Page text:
Press Release
October 10, 2019

Drilon urges passage of econ bills to make PHL more competitive

The government was told to double up its efforts to make the country more competitive amid the recent decline in the Philippines' global competitiveness ranking.

"This only shows that we have a lot of catching up to do in order to make the Philippine economy more competitive," Senate Minority Leader Franklin Drilon said as the country's global competitiveness registered an eight-point drop from 56thin 2018 to 64th this year, just ahead of Vietnam (67th) and Cambodia (106th) among its Southeast Asian neighbors.

According tothe latest Global Competitiveness Report of the World Economic Forum (WEF), the Philippine registered the biggest drop in both rank and score on the information and communication technology pillar, placing 88thplace from 67thlast year. The country's ranking also declined in the area of macro stability, from 43rdto 55thplace.

"The government must double up its efforts to make our country more competitive, and in implementing laws that promote fair competition and competitiveness," Drilon said.

"It is not acceptable that our previous competitor, Thailand, is way ahead of us at 40th place. We must improve our ranking," he added.

The other Southeast Asian countries were ranked way ahead of the Philippines with Singapore being ranked as the most competitive globally, while Malaysia was at 27thplace, Indonesia at 50thand Brunei Darussalam at 56th.

Drilon also said the situation called upon Congress to prioritize the passage into law of measures that can help open up the market to competition.

"This serves as a challenge to the 18th Congress. We should prioritize economic measures that will put the Philippines at par with other countries in terms of competitiveness, including the immediate passage of the amendments to the Public Service Act and the Retail Trade Liberalization Act," Drilon said.

"We must work on the speedy passage of these crucial measures if we are to arrest the decline in our competitiveness ranking, said Drilon.

He said that the local market remains restrictive despite efforts to gradually open up the market to competition.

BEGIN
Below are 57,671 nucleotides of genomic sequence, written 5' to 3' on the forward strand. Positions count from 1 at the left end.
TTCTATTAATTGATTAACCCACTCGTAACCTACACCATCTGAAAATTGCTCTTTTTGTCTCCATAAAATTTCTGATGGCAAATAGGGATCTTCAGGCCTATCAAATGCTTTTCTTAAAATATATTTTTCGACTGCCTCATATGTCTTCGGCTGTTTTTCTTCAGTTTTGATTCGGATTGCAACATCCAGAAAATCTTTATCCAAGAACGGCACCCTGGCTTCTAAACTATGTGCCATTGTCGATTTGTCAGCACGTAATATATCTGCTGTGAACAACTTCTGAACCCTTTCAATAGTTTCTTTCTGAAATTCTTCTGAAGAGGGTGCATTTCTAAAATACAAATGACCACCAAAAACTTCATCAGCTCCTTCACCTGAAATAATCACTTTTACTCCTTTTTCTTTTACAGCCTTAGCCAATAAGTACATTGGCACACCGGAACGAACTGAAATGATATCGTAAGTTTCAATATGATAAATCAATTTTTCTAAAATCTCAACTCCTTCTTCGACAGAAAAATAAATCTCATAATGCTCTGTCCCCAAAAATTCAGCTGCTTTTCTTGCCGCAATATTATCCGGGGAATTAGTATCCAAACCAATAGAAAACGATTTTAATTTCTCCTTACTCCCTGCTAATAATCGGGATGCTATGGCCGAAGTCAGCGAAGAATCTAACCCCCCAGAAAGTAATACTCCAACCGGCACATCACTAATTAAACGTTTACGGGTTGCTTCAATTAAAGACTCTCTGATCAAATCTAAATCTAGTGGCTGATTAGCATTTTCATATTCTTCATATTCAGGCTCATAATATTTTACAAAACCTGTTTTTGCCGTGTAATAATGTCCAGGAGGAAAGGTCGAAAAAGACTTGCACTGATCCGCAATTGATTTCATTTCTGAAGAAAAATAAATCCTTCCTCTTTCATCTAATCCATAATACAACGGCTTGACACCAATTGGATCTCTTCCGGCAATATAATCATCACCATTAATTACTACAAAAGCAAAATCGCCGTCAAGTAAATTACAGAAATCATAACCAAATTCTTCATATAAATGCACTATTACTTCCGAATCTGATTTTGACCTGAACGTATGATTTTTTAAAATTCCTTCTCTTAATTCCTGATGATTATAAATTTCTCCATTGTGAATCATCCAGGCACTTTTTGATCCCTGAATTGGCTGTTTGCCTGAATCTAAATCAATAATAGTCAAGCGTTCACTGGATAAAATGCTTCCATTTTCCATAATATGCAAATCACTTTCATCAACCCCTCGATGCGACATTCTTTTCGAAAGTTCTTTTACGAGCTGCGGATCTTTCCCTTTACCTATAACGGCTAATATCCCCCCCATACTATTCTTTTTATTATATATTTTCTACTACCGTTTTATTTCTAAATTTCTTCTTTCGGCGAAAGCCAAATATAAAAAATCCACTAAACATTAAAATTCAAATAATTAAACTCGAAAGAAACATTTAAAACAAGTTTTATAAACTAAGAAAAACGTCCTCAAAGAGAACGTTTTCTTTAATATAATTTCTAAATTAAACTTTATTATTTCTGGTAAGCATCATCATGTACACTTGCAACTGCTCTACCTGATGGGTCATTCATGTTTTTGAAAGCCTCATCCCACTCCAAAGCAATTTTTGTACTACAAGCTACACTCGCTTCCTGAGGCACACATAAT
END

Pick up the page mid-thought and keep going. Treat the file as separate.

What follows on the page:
"The restrictive provisions of these laws contributed in poor and inadequate services, particularly in the area of public transportation, telecommunication and Internet services, power and water supply, among others," Drilon explained.

Once we amend the present laws, we can open up some public services to competition while we provide our people with better choices, he added.

Drilon authored both measures seeking to attract foreign investment and open up the market to competition.

Senate Bill No. 13 proposes to limit the definition of public utility, while opening up other public services to the market.

Drilon explained that the proposed amendments to the Public Service Law, which was enacted in 1936, will provide a clear definition of public utilities, as he pointed out how the interchangeable use of "public utility" and "public service" has effectively barred foreign entry into the market.

Senate Bill No. 14 seeks to further relax foreign restrictions by removing investment categories and setting an across the board minimum paid up capital investment equivalent of US$200,000 in Philippine peso.

Under the current Retail Trade Liberalization Act, enterprises with a paid-up capital below US$2.5 million in peso equivalent are reserved exclusively for Filipino citizens and corporations wholly owned by Filipino citizens.

Drilon is a known advocate of economic reforms. In the 17th Congress, he authored Republic Act 11232 or the Revised Corporation Code, which introduced various reforms including the "one-person corporation", and the grant of perpetual life as the default option for corporations.

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